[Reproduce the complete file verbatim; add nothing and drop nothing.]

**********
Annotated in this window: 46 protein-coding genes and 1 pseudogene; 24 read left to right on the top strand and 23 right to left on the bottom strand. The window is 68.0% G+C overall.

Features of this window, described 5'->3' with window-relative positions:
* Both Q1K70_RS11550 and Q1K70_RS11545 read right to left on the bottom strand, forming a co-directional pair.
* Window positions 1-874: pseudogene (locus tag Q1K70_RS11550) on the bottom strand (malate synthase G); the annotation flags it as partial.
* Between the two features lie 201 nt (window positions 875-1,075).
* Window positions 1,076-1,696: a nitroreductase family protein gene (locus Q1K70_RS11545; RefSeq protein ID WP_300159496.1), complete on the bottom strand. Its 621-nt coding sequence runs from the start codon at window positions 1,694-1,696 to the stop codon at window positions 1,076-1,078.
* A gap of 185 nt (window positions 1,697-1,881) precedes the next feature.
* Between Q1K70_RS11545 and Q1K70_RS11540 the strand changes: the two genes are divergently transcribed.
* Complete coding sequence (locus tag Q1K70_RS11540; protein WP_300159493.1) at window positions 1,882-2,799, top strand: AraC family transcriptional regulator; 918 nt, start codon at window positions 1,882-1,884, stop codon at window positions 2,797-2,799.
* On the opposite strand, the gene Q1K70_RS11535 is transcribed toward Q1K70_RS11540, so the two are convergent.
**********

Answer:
Annotated in this window: 46 protein-coding genes and 1 pseudogene; 24 read left to right on the top strand and 23 right to left on the bottom strand. The window is 68.0% G+C overall.

Features of this window, described 5'->3' with window-relative positions:
* Both Q1K70_RS11550 and Q1K70_RS11545 read right to left on the bottom strand, forming a co-directional pair.
* Window positions 1-874: pseudogene (locus tag Q1K70_RS11550) on the bottom strand (malate synthase G); the annotation flags it as partial.
* Between the two features lie 201 nt (window positions 875-1,075).
* Window positions 1,076-1,696: a nitroreductase family protein gene (locus Q1K70_RS11545; RefSeq protein ID WP_300159496.1), complete on the bottom strand. Its 621-nt coding sequence runs from the start codon at window positions 1,694-1,696 to the stop codon at window positions 1,076-1,078.
* A gap of 185 nt (window positions 1,697-1,881) precedes the next feature.
* Between Q1K70_RS11545 and Q1K70_RS11540 the strand changes: the two genes are divergently transcribed.
* Complete coding sequence (locus tag Q1K70_RS11540; protein WP_300159493.1) at window positions 1,882-2,799, top strand: AraC family transcriptional regulator; 918 nt, start codon at window positions 1,882-1,884, stop codon at window positions 2,797-2,799.
* On the opposite strand, the gene Q1K70_RS11535 is transcribed toward Q1K70_RS11540, so the two are convergent.